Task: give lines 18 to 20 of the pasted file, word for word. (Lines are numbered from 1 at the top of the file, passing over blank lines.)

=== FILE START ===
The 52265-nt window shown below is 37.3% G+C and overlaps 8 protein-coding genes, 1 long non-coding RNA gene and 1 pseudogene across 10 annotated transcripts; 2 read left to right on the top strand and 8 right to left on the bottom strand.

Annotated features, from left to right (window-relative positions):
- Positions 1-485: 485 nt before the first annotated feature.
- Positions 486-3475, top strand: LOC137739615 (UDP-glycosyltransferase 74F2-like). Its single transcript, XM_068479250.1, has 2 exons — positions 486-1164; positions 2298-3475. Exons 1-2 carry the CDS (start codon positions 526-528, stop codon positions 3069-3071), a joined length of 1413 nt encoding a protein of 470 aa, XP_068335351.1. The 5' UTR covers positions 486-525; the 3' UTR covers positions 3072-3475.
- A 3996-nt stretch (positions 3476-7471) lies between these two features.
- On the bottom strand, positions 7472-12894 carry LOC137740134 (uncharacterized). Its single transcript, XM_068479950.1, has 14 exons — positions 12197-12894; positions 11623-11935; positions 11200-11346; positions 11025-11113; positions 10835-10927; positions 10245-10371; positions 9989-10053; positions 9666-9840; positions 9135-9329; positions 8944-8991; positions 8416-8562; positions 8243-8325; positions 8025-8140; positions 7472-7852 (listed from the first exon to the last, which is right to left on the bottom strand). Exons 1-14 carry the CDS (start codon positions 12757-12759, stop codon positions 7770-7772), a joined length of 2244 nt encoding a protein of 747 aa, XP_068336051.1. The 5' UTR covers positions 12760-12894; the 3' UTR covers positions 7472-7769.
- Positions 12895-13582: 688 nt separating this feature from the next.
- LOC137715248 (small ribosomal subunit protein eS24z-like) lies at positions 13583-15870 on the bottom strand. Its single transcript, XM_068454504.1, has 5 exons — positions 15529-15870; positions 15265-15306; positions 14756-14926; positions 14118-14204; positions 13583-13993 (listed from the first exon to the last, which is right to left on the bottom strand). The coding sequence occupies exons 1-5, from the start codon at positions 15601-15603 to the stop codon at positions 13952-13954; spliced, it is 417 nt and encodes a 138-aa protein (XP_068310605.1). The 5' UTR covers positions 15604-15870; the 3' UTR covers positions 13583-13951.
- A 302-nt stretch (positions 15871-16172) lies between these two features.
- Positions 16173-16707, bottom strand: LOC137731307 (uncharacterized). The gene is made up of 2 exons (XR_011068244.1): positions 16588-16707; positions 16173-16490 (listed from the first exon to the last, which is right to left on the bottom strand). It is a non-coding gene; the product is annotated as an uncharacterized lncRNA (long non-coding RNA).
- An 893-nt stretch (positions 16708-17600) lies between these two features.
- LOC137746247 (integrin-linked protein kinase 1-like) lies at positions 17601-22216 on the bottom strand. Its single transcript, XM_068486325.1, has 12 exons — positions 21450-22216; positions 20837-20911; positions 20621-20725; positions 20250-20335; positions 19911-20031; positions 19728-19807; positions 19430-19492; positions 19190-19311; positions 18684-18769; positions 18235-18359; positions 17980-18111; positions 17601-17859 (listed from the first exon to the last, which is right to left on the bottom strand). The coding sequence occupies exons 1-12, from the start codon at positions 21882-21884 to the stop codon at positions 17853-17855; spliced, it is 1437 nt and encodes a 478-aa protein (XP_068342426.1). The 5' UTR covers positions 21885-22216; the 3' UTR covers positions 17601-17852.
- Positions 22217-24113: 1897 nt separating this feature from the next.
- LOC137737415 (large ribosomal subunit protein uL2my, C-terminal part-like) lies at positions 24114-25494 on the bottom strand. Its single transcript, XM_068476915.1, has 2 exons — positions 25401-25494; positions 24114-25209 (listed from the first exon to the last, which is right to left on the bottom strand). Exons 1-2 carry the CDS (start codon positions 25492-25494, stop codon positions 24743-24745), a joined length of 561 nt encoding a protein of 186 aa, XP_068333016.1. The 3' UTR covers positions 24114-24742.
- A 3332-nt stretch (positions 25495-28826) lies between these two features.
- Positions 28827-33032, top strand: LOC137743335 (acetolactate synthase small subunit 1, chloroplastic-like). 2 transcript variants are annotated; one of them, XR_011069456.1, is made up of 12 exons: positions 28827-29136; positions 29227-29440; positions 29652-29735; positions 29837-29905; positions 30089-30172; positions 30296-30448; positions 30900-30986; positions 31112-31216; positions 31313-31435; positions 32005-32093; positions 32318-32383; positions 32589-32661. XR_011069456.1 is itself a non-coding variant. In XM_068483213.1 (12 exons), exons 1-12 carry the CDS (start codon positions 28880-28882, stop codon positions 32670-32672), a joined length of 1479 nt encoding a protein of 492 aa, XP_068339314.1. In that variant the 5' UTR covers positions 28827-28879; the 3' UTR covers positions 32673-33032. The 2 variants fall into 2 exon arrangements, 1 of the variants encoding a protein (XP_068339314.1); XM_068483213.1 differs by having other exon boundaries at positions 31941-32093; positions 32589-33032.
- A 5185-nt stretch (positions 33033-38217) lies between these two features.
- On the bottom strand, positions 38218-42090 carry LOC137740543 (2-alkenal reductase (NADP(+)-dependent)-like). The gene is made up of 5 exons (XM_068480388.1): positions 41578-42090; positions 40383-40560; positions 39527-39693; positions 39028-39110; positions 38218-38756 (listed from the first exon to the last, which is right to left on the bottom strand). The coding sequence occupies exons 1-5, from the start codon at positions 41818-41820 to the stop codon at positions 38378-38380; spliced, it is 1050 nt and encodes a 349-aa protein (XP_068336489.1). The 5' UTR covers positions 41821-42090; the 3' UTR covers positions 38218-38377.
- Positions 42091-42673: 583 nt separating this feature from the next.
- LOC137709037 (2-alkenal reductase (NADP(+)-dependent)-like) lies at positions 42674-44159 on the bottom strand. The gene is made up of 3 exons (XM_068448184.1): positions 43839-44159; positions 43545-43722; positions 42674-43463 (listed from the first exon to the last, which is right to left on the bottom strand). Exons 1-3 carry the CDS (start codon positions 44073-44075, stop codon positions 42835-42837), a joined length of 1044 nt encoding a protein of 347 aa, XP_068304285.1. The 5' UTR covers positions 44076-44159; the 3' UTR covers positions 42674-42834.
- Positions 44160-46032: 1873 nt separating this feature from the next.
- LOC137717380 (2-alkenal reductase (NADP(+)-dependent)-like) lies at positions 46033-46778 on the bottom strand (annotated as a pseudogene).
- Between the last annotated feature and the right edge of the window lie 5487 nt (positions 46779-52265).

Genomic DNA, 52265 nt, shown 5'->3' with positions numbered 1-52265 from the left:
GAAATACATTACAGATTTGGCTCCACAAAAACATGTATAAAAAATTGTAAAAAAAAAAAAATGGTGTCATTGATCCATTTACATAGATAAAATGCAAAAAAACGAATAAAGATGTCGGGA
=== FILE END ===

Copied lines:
- On the bottom strand, positions 38218-42090 carry LOC137740543 (2-alkenal reductase (NADP(+)-dependent)-like). The gene is made up of 5 exons (XM_068480388.1): positions 41578-42090; positions 40383-40560; positions 39527-39693; positions 39028-39110; positions 38218-38756 (listed from the first exon to the last, which is right to left on the bottom strand). The coding sequence occupies exons 1-5, from the start codon at positions 41818-41820 to the stop codon at positions 38378-38380; spliced, it is 1050 nt and encodes a 349-aa protein (XP_068336489.1). The 5' UTR covers positions 41821-42090; the 3' UTR covers positions 38218-38377.
- Positions 42091-42673: 583 nt separating this feature from the next.
- LOC137709037 (2-alkenal reductase (NADP(+)-dependent)-like) lies at positions 42674-44159 on the bottom strand. The gene is made up of 3 exons (XM_068448184.1): positions 43839-44159; positions 43545-43722; positions 42674-43463 (listed from the first exon to the last, which is right to left on the bottom strand). Exons 1-3 carry the CDS (start codon positions 44073-44075, stop codon positions 42835-42837), a joined length of 1044 nt encoding a protein of 347 aa, XP_068304285.1. The 5' UTR covers positions 44076-44159; the 3' UTR covers positions 42674-42834.